HD DVD
Worth a Look
3.5 stars
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$29.99
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Overall Grade
3.5 stars

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The Movie Itself
4 Stars
HD Video Quality
3.5 Stars
HD Audio Quality
3.5 Stars
Supplements
2 Stars
High-Def Extras
0 Stars
Bottom Line
Worth a Look

Anchorman: The Legend of Ron Burgundy

Street Date:
November 27th, 2007
Reviewed by:
High-Def Digest staff
Review Date: 1
December 3rd, 2007
Movie Release Year:
2004
Studio:
DreamWorks Home Entertainment
Length:
98 Minutes
MPAA Rating:
Unrated
Release Country
United States

The Movie Itself: Our Reviewer's Take

Before I jump into my review of 'Anchorman: The Legend of Ron Burgundy,' I should warn you that Will Ferrell makes me laugh even when he isn't trying. He could be standing in the background of a scene looking blankly at another actor, or simply nodding his head in agreement, yet still I can feel the chuckles brimming behind my teeth, just waiting for this bizarre court jester to do anything that gives me permission to finally burst.

'Anchorman' turns Ferrell loose in the '70s as an arrogant, San Diego newscaster (named Ron Burgundy, of course) who captains a team of rowdy newsman (played with hilarious abandon by Paul Rudd, David Koechner, and Steve Carell). When their boss (Fred Willard) hires an ambitious female reporter named Veronica Corningstone (Christina Applegate), the sanctity of their boys' club is threatened. At first, Ron falls head over heels for this new potential plaything, but when the strong-willed Veronica is promoted to co-anchor, Ron fights to prove he's the only anchor who deserves to sit behind the desk.

Ferrell laces Burgundy with comic gold -- his smarmy smirk and over-enunciated delivery combine to create a character who seems to genuinely believe he's a god among men. Ferrell dives headfirst into the role and plays everything with unwavering confidence. He bawls at the heavens when he cries, he gurgles his screams when he's enraged, and his eyes come to life every time he tries to prove his worth. The film's funniest moments come from the simple contrast between his self-assuredness and the bumbling reality of his actions. In fact, if it weren't for Ferrell's commitment and gusto, 'Anchorman' would probably crash and burn within its first ten minutes.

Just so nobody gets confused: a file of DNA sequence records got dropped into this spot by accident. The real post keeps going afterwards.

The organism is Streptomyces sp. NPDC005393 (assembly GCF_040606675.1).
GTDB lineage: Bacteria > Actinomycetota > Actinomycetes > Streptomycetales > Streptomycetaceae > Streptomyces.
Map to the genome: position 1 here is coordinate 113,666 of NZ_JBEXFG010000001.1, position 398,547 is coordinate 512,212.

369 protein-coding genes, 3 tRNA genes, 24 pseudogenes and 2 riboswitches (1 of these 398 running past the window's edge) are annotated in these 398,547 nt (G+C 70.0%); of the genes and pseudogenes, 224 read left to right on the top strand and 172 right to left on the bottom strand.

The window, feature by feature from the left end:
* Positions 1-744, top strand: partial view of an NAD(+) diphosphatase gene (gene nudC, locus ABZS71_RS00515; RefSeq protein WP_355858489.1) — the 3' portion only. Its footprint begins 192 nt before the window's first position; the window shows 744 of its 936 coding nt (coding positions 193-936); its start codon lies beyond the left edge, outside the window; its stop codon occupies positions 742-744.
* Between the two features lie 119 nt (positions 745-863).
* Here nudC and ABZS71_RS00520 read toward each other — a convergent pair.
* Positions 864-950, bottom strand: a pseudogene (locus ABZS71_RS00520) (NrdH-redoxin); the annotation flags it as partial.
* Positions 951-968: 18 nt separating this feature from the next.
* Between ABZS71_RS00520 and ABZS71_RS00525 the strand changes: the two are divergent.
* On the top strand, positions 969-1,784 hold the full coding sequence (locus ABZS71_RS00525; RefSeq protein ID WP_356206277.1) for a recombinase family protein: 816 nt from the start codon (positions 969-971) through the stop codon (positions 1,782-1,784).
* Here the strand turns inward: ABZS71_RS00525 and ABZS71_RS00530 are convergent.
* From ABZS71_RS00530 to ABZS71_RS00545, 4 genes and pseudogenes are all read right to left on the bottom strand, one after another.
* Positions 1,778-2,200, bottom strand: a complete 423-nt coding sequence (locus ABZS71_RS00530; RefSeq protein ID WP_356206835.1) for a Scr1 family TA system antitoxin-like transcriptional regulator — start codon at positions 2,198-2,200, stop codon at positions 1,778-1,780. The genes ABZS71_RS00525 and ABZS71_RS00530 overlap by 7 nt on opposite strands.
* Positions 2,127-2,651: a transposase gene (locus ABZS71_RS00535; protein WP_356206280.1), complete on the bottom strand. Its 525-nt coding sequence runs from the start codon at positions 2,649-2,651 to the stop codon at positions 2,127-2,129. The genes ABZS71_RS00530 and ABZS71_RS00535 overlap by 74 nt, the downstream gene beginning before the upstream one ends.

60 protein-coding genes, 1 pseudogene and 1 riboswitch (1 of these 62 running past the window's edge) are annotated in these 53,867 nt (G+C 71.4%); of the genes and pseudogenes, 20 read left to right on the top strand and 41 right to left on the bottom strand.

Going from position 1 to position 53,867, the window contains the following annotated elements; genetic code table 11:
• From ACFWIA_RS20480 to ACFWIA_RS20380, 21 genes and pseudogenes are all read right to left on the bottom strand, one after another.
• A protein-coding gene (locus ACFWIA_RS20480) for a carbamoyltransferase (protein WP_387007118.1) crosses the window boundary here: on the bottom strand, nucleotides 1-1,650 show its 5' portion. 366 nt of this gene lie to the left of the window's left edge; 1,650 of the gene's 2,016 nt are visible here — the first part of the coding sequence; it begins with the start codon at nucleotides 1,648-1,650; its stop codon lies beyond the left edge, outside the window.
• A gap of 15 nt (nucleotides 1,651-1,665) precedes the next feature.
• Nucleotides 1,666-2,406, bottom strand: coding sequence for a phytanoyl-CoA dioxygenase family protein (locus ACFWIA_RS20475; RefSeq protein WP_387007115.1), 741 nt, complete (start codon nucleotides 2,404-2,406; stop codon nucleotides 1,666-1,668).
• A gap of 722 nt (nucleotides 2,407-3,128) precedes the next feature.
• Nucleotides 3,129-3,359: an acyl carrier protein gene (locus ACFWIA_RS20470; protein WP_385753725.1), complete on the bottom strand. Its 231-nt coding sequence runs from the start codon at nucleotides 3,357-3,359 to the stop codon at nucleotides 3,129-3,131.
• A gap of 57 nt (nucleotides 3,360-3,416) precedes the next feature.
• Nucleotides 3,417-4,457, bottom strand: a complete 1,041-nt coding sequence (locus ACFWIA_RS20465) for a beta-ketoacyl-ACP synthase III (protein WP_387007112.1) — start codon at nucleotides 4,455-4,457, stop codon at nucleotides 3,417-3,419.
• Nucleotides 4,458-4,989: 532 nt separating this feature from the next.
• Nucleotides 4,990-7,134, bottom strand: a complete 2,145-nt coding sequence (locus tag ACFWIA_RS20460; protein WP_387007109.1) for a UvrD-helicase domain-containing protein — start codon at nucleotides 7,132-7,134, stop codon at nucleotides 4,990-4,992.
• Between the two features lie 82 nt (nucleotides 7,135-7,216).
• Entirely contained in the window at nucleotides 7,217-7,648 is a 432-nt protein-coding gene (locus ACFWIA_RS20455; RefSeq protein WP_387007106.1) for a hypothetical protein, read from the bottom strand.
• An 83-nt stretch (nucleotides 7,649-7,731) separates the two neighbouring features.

Steve Carell also makes the best of his brief scenes, nearly stealing the show from Ferrell. He crafts his Brick Tamland into a wide-eyed man-child who's desperate to win the respect of his friends. After re-watching this performance, it's no wonder that the "Daily Show" alum has become such a celebrated leading man on both television and the big screen. Meanwhile, the always-reliable Rudd and Koechner round out the talented ensemble with quick timing and comedic intensity. When the news team faces a cameo-laden group of evil anchors, the sheer joy of the performances make me crack up every time. 'Anchorman' is definitely one of those films where it seems clear that the entire cast had a blast on set.

If I have any gripe with 'Anchorman,' it's that the film often feels like a compendium of "Saturday Night Live" sketches. Director Adam McKay ('Talladega Nights') was an SNL writer for 6 years, and quite frankly it shows as he gets bogged down with subplots and running jokes that almost bring the middle of the film to a screeching halt. Luckily, McKay knows how to end strong -- he recovers nicely and delivers an absurdly funny finale.

If you're not a fan of Will Ferrell, I doubt you'll stumble onto anything in 'Anchorman' that will change your mind. As with most comedies, the humor in the film is completely relative to the viewer. Some will laugh maniacally at Ferrell's antics, while others will simply stare blankly at the screen. As a died-in-the-wool Ferrell fan, you can guess which camp I fall in, but I'd recommend using your own personal love or hate of his other films to help determine how likely you are to enjoy this one.